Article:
Lack of association between plasma leptin levels and appetite in children with iron deficiency


Topaloglu A. , Hallioglu O., Canim A., Duzovali O., Yilgor E.

NUTRITION, cilt.17, ss.657-659, 2001 (SCI İndekslerine Giren Dergi) identifier identifier identifier

Özet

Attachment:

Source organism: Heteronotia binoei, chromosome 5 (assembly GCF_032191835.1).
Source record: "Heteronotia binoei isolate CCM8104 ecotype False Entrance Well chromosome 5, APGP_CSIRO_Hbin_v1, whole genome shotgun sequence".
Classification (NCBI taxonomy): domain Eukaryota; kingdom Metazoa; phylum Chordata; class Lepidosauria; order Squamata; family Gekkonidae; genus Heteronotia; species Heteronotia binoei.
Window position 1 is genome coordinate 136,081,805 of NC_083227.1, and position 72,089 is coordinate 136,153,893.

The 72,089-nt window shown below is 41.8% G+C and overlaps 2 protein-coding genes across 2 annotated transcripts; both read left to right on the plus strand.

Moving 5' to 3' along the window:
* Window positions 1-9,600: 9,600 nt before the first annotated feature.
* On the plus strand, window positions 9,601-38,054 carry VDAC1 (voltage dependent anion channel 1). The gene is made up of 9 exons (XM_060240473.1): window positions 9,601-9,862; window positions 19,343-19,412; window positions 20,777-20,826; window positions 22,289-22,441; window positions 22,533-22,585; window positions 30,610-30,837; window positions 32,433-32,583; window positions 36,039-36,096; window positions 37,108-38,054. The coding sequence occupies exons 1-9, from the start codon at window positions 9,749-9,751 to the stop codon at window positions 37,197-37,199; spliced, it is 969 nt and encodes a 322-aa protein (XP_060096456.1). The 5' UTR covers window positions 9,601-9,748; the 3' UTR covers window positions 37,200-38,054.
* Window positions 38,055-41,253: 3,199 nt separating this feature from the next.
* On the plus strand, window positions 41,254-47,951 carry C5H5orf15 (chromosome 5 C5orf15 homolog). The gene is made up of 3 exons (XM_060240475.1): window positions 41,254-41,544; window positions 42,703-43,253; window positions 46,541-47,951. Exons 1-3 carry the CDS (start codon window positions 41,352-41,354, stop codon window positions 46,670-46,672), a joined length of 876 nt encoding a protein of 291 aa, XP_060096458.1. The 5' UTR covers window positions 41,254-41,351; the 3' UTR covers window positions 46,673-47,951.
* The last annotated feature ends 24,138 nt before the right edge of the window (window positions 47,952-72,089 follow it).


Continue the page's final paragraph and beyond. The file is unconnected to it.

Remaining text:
A negative correlation between leptin and appetite or food intake has been shown in healthy individuals. However, the role of leptin in clinical conditions characterized by anorexia has not been established. One of the well-known clinical features of iron-deficiency anemia is poor appetite. We examined the-changes in plasma leptin levels in relation to expected improvement in appetite with iron treatment in children with iron deficiency. In 24 infants and small children (mean age +/- standard deviation = 19.6 +/- 7.7 months) with iron deficiency, we studied plasma leptin levels before and after iron therapy. After 15.0 +/- 2.4 wk of iron treatment, serum ferritin levels improved significantly, with accompanying increases in their subjective appetite scores and food intakes. However, as their mean age and plasma leptin levels adjusted their body mass indexes were unchanged. Serum ferritin correlated significantly with appetite score (r = 0.680, P < 0.001) and food intake (r = 0.480, P < 0.01). Leptin correlated only with body mass index (P = 0.405, P < 0.01). Lack of association between plasma leptin levels and degree of appetite in iron-deficient children treated with iron suggests a leptin-independent mechanism for the observed increase in appetite. (C) Elsevier Science Inc. 2001.